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  • Poster presentation
  • Open Access

NK cells protect TCR-transgenic mice from developing fetal leukemia

  • 1,
  • 1,
  • 2 and
  • 1
Journal for ImmunoTherapy of Cancer20142 (Suppl 3) :P167

https://doi.org/10.1186/2051-1426-2-S3-P167

  • Published:

Keywords

  • CD25 Expression
  • High CD25
  • Receptor CD28
  • Enlarge Lymph Node
  • Intrinsic Effect

To investigate the intrinsic effect of IL-15 expression on CD8 responses we generated IL-15-deficient OT1 TCR-transgenic mice. These mice died surprisingly at around six months of age exhibiting grossly enlarged lymph nodes, spleens and thymi. The affected organs harbored mainly CD8+ T cells that were low for MHC class I, expressed CD25 and CD24 as well as the co-stimulatory receptors CD28, ICOS and PD1. This phenotype resembled a sub-population of immature CD8 single-positive thymocytes. These co-stimulatory r eceptor-positive CD8 cells (CD8cor) expanded after transfers into mice that lacked NK cells due to IL-15 inhibition or antibody-mediated cell lysis, and NK cells caused in vivo lysis of CD8cor cells. In contrast, the presence of IL-15-dependent CD8+ T cells had no effect on CD8cor cell expansion. In vivo expansions of CD8cor cells also depended on the presence of CD11c-positive dendritic cells while IL-2 activity was dispensable despite high CD25 expression. These data suggest that NK cells prevent the thymic escape of a sub-population of CD8 single-positive thymocytes and their subsequent malignant transformation in TCR-transgenic mice.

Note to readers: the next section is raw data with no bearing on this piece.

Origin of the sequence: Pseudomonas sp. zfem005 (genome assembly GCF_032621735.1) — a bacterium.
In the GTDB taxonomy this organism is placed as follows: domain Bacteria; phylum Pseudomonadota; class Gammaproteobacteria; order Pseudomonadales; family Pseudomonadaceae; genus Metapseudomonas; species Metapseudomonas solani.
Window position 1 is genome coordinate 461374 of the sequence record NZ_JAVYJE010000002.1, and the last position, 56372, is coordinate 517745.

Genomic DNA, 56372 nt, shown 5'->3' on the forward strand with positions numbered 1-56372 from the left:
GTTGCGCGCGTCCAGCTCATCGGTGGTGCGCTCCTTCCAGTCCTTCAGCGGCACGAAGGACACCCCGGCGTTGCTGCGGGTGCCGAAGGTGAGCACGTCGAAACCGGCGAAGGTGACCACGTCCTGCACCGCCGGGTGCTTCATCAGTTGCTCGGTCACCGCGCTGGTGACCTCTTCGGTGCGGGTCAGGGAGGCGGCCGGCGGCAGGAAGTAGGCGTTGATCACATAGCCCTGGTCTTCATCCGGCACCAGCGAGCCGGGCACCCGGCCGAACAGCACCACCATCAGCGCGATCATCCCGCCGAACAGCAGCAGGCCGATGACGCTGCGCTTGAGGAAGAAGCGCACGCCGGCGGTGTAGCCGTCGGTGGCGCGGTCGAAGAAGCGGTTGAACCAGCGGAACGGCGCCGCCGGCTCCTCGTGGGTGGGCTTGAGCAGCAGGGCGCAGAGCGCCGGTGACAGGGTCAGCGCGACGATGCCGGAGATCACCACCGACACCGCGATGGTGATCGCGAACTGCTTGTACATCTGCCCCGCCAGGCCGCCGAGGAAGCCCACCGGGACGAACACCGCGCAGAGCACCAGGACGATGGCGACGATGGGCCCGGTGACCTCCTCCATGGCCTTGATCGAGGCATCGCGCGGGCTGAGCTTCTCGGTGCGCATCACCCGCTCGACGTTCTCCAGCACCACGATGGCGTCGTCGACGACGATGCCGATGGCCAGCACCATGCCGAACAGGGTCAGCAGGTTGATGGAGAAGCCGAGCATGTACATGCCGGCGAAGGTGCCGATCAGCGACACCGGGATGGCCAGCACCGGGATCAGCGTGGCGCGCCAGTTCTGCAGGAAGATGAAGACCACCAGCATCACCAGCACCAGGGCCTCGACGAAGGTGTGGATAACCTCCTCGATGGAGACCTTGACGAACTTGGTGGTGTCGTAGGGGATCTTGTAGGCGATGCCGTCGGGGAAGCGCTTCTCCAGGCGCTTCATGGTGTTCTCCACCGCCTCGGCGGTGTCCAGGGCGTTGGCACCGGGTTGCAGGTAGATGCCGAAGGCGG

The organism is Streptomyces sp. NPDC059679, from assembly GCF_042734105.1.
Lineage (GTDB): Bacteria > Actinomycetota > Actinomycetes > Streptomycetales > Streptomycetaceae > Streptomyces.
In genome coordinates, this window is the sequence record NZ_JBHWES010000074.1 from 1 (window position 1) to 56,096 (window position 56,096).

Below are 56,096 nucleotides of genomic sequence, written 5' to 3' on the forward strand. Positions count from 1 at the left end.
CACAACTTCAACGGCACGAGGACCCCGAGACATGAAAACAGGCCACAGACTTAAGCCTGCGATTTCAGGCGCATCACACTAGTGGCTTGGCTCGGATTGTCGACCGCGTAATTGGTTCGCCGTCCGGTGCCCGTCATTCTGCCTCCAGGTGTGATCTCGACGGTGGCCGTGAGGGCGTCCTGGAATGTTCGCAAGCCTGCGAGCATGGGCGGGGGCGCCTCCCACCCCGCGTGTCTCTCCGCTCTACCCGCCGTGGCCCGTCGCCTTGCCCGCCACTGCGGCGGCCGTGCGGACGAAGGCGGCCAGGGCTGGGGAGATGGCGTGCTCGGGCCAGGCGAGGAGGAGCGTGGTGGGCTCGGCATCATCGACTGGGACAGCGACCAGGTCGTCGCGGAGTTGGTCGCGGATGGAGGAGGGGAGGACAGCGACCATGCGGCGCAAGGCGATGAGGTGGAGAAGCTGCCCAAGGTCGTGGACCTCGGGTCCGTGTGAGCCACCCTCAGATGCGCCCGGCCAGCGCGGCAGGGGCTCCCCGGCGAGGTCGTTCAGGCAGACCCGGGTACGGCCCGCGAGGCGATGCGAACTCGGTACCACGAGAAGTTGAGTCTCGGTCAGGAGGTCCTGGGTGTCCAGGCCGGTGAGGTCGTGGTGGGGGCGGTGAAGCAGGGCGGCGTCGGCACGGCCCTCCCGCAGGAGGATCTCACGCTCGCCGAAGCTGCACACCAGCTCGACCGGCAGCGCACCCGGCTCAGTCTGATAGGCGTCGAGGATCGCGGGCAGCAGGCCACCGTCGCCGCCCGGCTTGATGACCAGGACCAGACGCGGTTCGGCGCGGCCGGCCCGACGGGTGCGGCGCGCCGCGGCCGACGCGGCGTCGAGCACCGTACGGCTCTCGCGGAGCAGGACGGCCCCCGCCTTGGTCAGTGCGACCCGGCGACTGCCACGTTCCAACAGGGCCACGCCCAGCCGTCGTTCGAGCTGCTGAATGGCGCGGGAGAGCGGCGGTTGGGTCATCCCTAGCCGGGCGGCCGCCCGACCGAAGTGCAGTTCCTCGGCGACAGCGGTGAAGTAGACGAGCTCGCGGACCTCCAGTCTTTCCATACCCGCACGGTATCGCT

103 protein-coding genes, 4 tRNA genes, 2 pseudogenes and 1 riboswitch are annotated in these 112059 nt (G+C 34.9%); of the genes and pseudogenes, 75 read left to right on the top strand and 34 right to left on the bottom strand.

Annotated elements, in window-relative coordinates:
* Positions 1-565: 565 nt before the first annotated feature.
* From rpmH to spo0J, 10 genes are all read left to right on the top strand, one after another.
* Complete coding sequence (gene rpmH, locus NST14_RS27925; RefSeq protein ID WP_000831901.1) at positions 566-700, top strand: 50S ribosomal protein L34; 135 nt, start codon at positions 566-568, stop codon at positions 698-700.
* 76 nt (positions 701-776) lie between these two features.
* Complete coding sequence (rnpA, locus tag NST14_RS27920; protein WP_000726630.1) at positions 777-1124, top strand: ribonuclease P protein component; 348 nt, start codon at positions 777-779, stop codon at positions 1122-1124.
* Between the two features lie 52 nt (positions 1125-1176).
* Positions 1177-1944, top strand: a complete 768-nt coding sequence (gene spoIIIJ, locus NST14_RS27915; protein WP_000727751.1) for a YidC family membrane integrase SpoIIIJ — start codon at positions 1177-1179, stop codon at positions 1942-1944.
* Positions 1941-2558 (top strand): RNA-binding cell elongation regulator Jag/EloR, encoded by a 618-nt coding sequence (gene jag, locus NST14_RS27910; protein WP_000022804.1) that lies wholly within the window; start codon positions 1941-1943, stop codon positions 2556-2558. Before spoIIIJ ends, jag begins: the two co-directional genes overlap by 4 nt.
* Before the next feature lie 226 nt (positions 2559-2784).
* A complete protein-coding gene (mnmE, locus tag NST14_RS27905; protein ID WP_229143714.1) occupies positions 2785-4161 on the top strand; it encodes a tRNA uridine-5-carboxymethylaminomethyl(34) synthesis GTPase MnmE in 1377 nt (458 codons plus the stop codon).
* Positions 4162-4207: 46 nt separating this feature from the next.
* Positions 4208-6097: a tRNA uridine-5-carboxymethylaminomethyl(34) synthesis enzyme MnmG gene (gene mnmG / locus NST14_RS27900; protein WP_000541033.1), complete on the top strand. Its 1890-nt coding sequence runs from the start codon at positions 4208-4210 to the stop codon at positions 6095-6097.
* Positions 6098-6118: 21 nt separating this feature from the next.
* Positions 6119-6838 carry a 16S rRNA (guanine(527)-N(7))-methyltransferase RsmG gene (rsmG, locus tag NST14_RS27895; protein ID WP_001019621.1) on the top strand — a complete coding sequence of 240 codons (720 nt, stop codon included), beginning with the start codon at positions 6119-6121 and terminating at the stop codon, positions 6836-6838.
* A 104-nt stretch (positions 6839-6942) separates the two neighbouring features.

Authors’ Affiliations

(1)
Lymphoid Malignancies Branch/CCR/NCI, Bethesda, MD, USA
(2)
Transgenic Mouse Model Laboratory, LASP, NCI, Frederick, MD, USA

Copyright

© Dubois et al.; licensee BioMed Central Ltd. 2014

This article is published under license to BioMed Central Ltd. This is an Open Access article distributed under the terms of the Creative Commons Attribution License (http://creativecommons.org/licenses/by/4.0), which permits unrestricted use, distribution, and reproduction in any medium, provided the original work is properly cited. The Creative Commons Public Domain Dedication waiver (http://creativecommons.org/publicdomain/zero/1.0/) applies to the data made available in this article, unless otherwise stated.

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